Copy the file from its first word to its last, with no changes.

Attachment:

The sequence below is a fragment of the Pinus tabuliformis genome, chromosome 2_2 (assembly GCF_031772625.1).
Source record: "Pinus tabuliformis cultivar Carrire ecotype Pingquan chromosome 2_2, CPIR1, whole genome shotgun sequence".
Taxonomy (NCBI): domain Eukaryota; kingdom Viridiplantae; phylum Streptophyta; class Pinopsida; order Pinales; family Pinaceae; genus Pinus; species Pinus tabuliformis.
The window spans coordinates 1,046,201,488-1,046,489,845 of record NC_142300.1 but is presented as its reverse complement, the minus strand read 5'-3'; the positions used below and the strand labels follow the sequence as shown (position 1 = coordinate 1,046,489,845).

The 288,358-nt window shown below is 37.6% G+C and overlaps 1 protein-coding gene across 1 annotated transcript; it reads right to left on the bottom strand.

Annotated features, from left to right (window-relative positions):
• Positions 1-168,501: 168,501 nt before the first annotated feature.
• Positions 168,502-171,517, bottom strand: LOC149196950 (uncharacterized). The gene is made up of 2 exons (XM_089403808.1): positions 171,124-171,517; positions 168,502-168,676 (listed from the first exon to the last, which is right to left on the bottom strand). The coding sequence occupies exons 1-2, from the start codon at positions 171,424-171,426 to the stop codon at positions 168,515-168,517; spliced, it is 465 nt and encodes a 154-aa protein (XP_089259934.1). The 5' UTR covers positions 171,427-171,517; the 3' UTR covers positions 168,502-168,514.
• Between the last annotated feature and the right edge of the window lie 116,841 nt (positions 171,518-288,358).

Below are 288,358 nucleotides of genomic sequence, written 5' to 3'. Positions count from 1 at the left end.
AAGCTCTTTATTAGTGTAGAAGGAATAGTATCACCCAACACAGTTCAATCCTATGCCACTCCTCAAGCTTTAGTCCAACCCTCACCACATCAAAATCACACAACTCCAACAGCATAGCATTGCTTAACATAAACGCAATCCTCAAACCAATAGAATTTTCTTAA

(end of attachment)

The sequence below is a fragment of the Pinus tabuliformis genome, chromosome 2_2 (assembly GCF_031772625.1).
Source record: "Pinus tabuliformis cultivar Carrire ecotype Pingquan chromosome 2_2, CPIR1, whole genome shotgun sequence".
Taxonomy (NCBI): domain Eukaryota; kingdom Viridiplantae; phylum Streptophyta; class Pinopsida; order Pinales; family Pinaceae; genus Pinus; species Pinus tabuliformis.
The window spans coordinates 1,046,201,488-1,046,489,845 of record NC_142300.1 but is presented as its reverse complement, the minus strand read 5'-3'; the positions used below and the strand labels follow the sequence as shown (position 1 = coordinate 1,046,489,845).

The 288,358-nt window shown below is 37.6% G+C and overlaps 1 protein-coding gene across 1 annotated transcript; it reads right to left on the bottom strand.

Annotated features, from left to right (window-relative positions):
• Positions 1-168,501: 168,501 nt before the first annotated feature.
• Positions 168,502-171,517, bottom strand: LOC149196950 (uncharacterized). The gene is made up of 2 exons (XM_089403808.1): positions 171,124-171,517; positions 168,502-168,676 (listed from the first exon to the last, which is right to left on the bottom strand). The coding sequence occupies exons 1-2, from the start codon at positions 171,424-171,426 to the stop codon at positions 168,515-168,517; spliced, it is 465 nt and encodes a 154-aa protein (XP_089259934.1). The 5' UTR covers positions 171,427-171,517; the 3' UTR covers positions 168,502-168,514.
• Between the last annotated feature and the right edge of the window lie 116,841 nt (positions 171,518-288,358).

Below are 288,358 nucleotides of genomic sequence, written 5' to 3'. Positions count from 1 at the left end.
AAGCTCTTTATTAGTGTAGAAGGAATAGTATCACCCAACACAGTTCAATCCTATGCCACTCCTCAAGCTTTAGTCCAACCCTCACCACATCAAAATCACACAACTCCAACAGCATAGCATTGCTTAACATAAACGCAATCCTCAAACCAATAGAATTTTCTTAA